In the March, 1999 issue of The WayBack Times, a monthly newspaper in Ontario highlighting antiques, Walter T. Lemiski, M.A. wrote a wonderful article entitled “Colours in the Depression Glass Kitchen” about the various colours of Depression Glass that are available. I would like to point out that not each style or design of depression glass comes in each colour. I have seen Corn Flower in many colours, but not all of the ones listed below.
With Walter’s permission, here is the list of colours:
AMBER – transparent colouring only, much of this produced by the Federal Glass Company
BLACK – an opaque colour, McKee, Fenton, and L.E. Smith were the main producers
CHALAINE BLUE – opaque light blue, “robins egg” blue, a scarce colour
CLAMBROTH GREEN – translucent, light green shade
CLAMBROTH WHITE – translucent, milky white colour
COBALT BLUE – dark, rich transparent blue, most produced by Hazel Atlas Glass Company
CRYSTAL – the depression glass collector’s name for clear glass dishes, creamer, pitcher, reamers, refrigerator jars, sugar, and tumblers found in pink, crystal, and ultramarine.
DELPHITE – another opaque blue, darker than Chalame, produced by Jeannette and McKee Glass Companies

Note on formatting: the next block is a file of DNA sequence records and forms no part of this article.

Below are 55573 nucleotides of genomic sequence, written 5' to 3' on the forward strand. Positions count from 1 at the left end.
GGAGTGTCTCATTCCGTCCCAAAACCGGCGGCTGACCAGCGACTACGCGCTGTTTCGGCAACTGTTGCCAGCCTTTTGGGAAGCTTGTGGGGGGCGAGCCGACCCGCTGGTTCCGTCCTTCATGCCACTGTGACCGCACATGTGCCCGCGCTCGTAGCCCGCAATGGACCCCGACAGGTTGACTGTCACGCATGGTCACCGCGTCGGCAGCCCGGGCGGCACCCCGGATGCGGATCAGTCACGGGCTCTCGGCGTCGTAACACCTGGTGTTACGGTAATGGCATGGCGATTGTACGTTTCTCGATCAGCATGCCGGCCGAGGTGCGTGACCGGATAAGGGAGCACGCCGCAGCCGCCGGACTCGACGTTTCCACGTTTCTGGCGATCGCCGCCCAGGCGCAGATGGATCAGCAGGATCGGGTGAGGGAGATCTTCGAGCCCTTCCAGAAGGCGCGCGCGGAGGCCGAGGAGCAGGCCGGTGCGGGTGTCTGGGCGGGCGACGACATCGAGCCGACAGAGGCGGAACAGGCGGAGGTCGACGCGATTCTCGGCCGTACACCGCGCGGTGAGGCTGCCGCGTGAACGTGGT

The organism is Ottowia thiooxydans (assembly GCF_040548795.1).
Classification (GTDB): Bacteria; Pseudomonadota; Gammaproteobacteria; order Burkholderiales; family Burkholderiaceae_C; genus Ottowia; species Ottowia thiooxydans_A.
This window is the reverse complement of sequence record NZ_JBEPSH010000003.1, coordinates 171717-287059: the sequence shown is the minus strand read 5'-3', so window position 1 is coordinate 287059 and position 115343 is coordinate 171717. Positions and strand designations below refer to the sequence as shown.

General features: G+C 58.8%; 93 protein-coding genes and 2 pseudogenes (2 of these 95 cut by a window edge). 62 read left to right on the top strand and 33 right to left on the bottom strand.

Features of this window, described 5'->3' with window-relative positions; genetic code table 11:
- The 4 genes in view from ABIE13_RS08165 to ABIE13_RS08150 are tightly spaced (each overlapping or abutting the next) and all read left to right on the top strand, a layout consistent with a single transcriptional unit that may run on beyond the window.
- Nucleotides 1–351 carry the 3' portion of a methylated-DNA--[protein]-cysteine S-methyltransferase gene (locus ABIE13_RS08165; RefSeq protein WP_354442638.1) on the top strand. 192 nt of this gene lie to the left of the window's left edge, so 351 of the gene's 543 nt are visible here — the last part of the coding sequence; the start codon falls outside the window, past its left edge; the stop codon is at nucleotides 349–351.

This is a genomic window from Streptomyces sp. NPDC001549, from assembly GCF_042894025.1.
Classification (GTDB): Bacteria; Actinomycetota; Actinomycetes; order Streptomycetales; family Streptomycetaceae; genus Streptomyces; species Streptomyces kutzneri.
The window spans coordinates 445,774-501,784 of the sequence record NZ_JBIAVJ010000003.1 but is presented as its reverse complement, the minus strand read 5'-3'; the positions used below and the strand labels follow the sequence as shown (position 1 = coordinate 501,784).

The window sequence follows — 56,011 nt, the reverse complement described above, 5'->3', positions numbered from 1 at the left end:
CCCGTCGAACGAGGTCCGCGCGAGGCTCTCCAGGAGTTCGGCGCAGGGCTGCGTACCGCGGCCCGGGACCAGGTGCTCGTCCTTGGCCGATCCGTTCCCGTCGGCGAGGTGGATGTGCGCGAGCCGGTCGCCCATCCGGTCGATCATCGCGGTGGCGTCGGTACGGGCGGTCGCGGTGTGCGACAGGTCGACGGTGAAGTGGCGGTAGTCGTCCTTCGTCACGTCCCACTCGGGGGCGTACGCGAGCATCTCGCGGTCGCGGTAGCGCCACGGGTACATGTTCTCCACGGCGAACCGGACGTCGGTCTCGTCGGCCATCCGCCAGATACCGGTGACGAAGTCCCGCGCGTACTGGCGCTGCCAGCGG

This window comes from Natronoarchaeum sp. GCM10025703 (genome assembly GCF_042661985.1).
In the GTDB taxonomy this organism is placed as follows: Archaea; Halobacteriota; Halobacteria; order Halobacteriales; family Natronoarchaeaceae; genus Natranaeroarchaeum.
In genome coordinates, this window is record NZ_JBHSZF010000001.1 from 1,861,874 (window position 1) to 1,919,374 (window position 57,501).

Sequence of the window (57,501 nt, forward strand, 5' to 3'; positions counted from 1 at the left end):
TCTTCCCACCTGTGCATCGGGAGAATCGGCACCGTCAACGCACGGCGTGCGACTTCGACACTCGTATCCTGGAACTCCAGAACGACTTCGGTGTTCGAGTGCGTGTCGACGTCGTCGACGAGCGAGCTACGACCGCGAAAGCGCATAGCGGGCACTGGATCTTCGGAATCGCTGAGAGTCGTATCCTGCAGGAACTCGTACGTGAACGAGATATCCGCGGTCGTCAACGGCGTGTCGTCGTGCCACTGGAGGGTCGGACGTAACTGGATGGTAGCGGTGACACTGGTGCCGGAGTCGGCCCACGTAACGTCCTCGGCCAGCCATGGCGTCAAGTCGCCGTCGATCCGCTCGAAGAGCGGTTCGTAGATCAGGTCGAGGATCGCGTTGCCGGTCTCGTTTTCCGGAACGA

FOREST GREEN – transparent dark green
GREEN – transparent, produced by most depression glass companies
PINK – transparent, another widely produced shade
RED – transparent, few items produced
SEVILLE – McKee’s opaque yellow shade
SKOKIE – McKee Glass Company opaque, light jade green colour
VITROCK – Hocking’s opaque, pristine white glass
WHITE – opaque white, like milk glass, McKee Glass Company and others.
YELLOW – transparent colour, few items manufacture
Walter Lemiski is an avid collector of Depression Glass, Carnival Glass and Victorian Art Glass. He has been a frequent contributor to the Toronto Symphony, the Ford Centre for the Performing Art’s, and numerous other arts and antique publications. He is the current director of the Canadian Depression Glass Association, established in 1976. The CDGA produces a bimonthly newsletter providing information about Depression Glass and related topics to fellow “Preservationists of Depression Era Glassware”.